AMD plans to retire all the six-core Phenom II processors that the company currently has in its lineup by the end of the year in order to make room for the upcoming FX-Series chips that are based on the new, high-performance Bulldozer architecture.
The first processors to be retired will be the Phenom II X6 1045T, 1055T and 1065T, which can be ordered until the third quarter of this year.
These are going to be followed by the rest of the company's Phenom II X6 CPU lineup, which includes no less than five chips, that can be ordered until the end of the year.
Orders for all processors will be shipped until the first quarter of 2012 ends.
All of these CPUs are based on AMD's Thuban architecture which was launched in April of 2010, and include six K10 processing cores.
These are paired together with 512KB of Level 2 cache memory per core, a shared 6MB L3 cache, an integrated memory controller that supports DDR3-1333 DIMMs and their operating frequencies ranges between 2.6 and 3.3 GHz.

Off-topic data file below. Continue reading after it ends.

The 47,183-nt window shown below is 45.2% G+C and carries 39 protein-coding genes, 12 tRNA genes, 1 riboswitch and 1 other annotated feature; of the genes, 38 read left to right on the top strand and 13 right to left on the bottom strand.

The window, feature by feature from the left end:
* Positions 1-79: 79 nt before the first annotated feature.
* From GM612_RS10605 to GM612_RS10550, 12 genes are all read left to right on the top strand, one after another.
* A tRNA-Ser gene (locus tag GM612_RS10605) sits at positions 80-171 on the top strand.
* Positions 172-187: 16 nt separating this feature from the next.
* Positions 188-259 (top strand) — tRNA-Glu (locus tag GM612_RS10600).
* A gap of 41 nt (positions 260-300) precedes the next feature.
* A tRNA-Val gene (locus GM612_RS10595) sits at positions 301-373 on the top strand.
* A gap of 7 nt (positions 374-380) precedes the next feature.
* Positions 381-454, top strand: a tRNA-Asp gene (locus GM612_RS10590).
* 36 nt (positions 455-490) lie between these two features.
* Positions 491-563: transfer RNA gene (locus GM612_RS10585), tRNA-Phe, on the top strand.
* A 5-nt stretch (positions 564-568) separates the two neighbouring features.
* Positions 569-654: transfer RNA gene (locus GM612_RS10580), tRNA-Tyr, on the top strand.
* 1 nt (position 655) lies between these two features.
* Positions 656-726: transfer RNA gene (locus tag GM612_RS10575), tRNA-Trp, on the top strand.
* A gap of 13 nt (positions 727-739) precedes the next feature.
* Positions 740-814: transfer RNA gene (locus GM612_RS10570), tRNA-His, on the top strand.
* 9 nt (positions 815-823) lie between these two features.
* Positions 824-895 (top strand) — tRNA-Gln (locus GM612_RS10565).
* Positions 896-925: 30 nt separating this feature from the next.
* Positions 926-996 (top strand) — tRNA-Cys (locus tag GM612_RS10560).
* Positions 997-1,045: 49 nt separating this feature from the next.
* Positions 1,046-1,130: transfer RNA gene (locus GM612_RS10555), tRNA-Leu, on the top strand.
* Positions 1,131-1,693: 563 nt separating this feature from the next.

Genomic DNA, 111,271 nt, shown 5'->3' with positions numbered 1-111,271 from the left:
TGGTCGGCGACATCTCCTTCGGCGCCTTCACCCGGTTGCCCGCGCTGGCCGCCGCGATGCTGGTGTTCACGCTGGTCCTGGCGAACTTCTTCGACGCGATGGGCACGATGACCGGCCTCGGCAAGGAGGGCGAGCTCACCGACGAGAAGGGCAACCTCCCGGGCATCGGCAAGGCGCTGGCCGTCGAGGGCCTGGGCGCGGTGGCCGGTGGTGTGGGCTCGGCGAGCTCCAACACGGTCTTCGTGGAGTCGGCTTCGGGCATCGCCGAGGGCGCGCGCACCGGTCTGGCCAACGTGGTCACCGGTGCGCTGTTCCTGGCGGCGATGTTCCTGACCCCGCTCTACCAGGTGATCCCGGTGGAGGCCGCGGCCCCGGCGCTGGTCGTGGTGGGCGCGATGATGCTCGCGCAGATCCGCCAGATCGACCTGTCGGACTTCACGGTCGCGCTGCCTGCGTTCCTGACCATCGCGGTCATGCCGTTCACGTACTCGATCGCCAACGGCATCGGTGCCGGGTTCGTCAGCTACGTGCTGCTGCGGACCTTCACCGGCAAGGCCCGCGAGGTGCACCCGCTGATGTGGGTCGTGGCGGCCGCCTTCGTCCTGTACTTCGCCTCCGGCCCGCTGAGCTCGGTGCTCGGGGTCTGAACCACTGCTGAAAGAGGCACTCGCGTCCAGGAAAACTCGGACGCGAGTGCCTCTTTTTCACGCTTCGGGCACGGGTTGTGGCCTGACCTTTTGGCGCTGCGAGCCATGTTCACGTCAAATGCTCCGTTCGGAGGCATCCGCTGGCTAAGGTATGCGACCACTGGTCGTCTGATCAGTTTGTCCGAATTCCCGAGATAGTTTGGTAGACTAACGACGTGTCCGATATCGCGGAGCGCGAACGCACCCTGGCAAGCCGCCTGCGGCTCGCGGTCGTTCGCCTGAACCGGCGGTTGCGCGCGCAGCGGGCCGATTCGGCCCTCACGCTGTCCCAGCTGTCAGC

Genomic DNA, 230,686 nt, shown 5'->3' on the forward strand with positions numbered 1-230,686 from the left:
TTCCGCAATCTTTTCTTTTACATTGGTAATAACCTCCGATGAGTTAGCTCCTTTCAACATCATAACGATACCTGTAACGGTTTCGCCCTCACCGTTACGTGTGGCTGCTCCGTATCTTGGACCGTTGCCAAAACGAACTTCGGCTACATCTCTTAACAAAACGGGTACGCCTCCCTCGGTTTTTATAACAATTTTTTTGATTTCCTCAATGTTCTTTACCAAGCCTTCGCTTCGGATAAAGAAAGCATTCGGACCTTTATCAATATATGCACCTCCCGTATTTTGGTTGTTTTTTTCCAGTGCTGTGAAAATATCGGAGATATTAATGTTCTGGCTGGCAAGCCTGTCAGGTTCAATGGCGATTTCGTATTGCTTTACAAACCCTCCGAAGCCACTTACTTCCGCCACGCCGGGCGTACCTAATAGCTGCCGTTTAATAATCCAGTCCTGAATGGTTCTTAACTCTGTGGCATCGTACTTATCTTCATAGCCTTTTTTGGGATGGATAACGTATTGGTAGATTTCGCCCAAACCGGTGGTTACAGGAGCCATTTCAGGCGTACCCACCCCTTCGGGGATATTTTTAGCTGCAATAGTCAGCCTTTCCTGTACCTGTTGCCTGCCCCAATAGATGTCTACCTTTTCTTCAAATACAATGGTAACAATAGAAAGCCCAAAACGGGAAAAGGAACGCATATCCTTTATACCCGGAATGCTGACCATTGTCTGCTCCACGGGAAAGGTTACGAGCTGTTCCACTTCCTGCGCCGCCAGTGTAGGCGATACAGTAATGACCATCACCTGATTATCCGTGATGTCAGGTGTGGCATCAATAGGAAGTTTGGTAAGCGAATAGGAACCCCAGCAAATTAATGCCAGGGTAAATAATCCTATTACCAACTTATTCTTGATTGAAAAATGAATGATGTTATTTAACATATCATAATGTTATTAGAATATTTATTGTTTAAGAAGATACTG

Thuban was also AMD's first architecture to support the Turbo Core technology, which automatically adjusts the speed of the cores depending on the load placed on them, and were able to reach clock speeds up to 3.6GHz in this mode.
The Phenom II X6 chips will be replaced with new FX-Series processors based on the Bulldozer architecture, which are going to be launched in August or September of 2011, according to the company.
Unlike the company's previous designs, including Thuban, Bulldozer will use a new approach that relies on a modular architecture.
Each module includes two processing cores, as well as other components, and these can be paired together to form CPUs with up to eight computing cores.